MRO Magazine

New Plan Needs A Champion

This article is part of an ongoing series. The introduction appeared in Machinery & Equipment MRO's February 2005 issue and the series has run in every issue since. Previous instalments are archiv...


September 1, 2009
By Cliff Williams

This article is part of an ongoing series. The introduction appeared in Machinery & Equipment MRO’s February 2005 issue and the series has run in every issue since. Previous instalments are archived online at

www.mromagazine.com.In this issue, we pick up where we left off in the June 2009 edition, as maintenance manager Bob Edwards and members of his team return from an information-gathering visit to a big US paper mill. We join Bob on his way home.

I reflected on what we had just seen as we travelled back from the paper mill in Wisconsin and realized that there was a constant theme of improving that ran throughout the plant, starting with the bottom line. We had made some strides in our own mill, but we still had a long way to go.

I must have looked pensive, as Carol, our reliability manager, commented, “Don’t worry, Bob, I know it’s a lot to think about, but I really believe that we only have to take small steps and we’ll be getting close. Everyone at our mill is poised to make the change. Once we really start, I’m sure the momentum will take over.”

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By the time I arrived back at my mill the next morning, I had some ideas that would hopefully get the ball rolling. I called Joe Davis, the plant manager, to see if I could go over our visit to the US mill with him and tell him about my new ideas.

“Sure come on up to my office at 10.30 — I’m looking forward to hearing what you learned.”

Suddenly, Carol appeared at my office door. “Well what do you think — are you ready for the big push?”

“Come in, sit down. Let’s talk. I’ll be meeting with Joe later this morning and I want to run something by you. You saw how Chuck, the Wisconsin mill’s maintenance manager, was front and centre there. He wasn’t just their mill manager; he was the champion for their operating mode. I’m going to ask Joe if he will do the same for us.”

“You’re right about Chuck. It was definitely top-down as far as the strategy was concerned. But it was completely

sustained by the guys on the floor.”

‘That’s it. I think we’ve got the guys on board and I know Joe supports us. We just haven’t pulled them all together. If we can do that, then Fred and his production group will have no choice but to join in. In fairness to Fred, as our production manager, he seems to be at least interested in changing. I know if Joe were to actively ‘champion the cause’, Fred would be fully on board”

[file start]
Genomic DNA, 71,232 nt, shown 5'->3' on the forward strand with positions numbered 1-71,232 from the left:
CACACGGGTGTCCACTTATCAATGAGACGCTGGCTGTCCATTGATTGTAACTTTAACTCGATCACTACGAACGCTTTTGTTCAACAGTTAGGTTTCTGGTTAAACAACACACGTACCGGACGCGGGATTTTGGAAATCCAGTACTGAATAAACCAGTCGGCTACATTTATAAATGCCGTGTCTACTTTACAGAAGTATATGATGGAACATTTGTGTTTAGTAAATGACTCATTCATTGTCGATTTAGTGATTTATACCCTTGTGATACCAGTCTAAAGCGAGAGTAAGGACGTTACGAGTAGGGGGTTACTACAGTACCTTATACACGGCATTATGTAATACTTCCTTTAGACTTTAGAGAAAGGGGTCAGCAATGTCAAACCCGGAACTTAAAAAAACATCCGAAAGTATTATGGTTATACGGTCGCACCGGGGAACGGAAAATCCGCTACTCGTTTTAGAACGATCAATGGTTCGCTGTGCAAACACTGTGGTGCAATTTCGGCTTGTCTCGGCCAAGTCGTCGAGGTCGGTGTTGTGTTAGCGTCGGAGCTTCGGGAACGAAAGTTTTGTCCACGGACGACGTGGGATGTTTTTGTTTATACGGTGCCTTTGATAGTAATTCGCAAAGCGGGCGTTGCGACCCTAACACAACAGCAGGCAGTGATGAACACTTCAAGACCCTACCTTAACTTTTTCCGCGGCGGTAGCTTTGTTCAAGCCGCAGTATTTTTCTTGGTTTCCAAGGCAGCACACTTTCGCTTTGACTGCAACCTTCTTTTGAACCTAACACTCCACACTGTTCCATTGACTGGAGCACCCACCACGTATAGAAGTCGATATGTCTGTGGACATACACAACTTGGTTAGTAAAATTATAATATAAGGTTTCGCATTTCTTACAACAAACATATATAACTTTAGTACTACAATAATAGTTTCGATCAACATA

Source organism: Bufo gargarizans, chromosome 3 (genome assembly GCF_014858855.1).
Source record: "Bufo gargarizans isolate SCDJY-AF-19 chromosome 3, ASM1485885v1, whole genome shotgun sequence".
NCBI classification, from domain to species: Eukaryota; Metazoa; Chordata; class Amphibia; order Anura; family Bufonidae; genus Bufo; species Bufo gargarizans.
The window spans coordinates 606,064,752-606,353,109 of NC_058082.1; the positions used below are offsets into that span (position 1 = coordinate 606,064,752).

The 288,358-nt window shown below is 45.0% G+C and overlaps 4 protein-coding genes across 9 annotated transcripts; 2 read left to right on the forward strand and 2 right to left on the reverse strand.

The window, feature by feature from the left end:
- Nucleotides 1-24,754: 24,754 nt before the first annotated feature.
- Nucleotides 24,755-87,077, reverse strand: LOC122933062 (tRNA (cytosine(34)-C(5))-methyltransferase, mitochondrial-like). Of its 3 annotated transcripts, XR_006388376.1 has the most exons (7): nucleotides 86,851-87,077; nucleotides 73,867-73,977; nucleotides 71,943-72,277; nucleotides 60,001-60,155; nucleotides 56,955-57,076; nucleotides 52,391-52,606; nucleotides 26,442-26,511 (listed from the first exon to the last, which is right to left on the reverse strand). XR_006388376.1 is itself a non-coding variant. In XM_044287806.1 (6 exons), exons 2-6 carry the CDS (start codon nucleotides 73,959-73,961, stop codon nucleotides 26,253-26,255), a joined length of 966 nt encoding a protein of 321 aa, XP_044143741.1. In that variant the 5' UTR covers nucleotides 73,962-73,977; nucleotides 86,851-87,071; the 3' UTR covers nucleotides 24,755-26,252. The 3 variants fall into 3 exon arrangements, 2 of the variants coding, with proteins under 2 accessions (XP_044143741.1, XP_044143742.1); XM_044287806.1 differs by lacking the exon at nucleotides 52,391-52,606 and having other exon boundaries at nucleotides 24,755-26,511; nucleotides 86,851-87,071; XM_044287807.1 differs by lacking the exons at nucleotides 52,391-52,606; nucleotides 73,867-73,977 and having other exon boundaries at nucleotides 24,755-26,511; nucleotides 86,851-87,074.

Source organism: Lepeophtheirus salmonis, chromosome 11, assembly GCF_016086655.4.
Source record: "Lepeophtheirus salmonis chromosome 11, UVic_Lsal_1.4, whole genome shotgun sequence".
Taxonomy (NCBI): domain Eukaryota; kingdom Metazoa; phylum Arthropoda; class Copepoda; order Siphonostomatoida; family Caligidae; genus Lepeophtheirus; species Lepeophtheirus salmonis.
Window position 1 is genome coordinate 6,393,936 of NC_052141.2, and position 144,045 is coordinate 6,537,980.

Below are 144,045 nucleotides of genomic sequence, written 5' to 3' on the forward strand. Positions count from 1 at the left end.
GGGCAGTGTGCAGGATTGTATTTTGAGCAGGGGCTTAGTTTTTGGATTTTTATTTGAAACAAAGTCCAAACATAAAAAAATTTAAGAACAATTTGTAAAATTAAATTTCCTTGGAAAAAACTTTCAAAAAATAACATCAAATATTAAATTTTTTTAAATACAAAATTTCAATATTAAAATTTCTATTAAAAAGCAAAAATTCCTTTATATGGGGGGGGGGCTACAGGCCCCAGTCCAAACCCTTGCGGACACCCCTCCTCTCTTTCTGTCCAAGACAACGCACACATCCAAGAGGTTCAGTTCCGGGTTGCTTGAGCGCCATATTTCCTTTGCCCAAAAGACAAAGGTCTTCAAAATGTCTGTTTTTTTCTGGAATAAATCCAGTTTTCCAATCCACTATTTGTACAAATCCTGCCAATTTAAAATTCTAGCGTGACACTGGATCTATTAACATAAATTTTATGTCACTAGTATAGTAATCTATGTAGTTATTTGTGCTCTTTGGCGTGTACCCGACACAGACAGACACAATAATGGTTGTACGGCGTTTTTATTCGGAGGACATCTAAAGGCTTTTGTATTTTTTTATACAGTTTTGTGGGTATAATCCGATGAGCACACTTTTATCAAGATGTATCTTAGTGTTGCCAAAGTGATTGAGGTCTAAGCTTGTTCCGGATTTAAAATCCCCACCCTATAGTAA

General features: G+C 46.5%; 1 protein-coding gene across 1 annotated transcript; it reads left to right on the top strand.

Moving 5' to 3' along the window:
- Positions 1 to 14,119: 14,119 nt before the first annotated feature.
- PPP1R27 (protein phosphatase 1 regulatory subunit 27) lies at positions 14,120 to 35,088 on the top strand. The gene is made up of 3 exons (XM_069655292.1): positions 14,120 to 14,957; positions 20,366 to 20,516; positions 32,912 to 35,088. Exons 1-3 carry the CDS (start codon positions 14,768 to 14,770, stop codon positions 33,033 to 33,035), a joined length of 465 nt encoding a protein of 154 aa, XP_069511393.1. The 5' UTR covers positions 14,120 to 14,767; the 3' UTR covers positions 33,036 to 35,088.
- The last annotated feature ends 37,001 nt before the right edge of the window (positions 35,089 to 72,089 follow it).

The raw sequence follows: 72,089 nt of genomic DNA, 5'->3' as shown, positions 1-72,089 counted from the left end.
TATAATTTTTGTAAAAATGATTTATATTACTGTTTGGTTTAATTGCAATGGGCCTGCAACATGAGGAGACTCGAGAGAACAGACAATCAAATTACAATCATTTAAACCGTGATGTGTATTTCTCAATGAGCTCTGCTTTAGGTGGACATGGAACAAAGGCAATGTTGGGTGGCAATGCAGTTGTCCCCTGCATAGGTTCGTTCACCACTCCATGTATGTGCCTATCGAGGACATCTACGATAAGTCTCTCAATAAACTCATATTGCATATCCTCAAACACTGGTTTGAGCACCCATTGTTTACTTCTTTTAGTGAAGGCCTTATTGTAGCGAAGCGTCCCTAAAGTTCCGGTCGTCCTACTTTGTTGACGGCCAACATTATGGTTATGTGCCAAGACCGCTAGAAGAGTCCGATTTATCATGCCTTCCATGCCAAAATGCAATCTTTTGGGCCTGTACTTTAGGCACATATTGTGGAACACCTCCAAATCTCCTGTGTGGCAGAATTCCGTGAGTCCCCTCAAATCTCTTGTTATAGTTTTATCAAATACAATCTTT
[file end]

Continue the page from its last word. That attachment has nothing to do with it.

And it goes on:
“Well, we’ve seen the results at the other mill, so I think it’s worth a try.”

By the time I got to Joe’s office, I had a plan as to how I could get him involved.

“Come in, Bob. Tell me all about the ‘wonder mill’. Was it as good as everyone has made out?” “If you mean, are they very profitable, the answer’s yes. If you mean, have they grown their business since start-up, that’s an emphatic yes. Are they the preferred supplier for their customers? Yes again. Do they have very little turnover? Yes, one more time!”

“Okay, okay. Those are good things about the company. But what about the mill?, Joe asked.”

“That was about the mill, Joe, and pretty much anyone at the mill would have answered the same way I did. They all understand that those things are the most important ones and take great pride in telling you about them.” “But what about their predictive systems and things like that?”

Everyone is focused on the bottom liine

“They’re all fine, but what makes the biggest difference between that mill and any other that I’ve visited is that everyone is focused on the bottom line.”

I went on to tell Joe about our discussion with Chuck, their maintenance manager, and Alan, their mechanical team lead, and about their insistence that the way they operated the mill was the way it was because they felt it would give them the best bottom-line results.

“Don’t get me wrong. The whole set-up is fantastic, but it was all secondary to the results — and that’s something I wanted to talk to you about.”

Joe seemed a little uncomfortable at first, as I explained that Chuck was the champion at the plant and that he insisted that the end justified the means.

“Everyone at the mill talked the same talk — about the well-being of the company — so it was pretty obvious that this approach was top-down driven and that the guys on the floor sustained the approach,” I commented, stealing Carol’s words.

I talked about the pride and the neatness that was everywhere in the mill.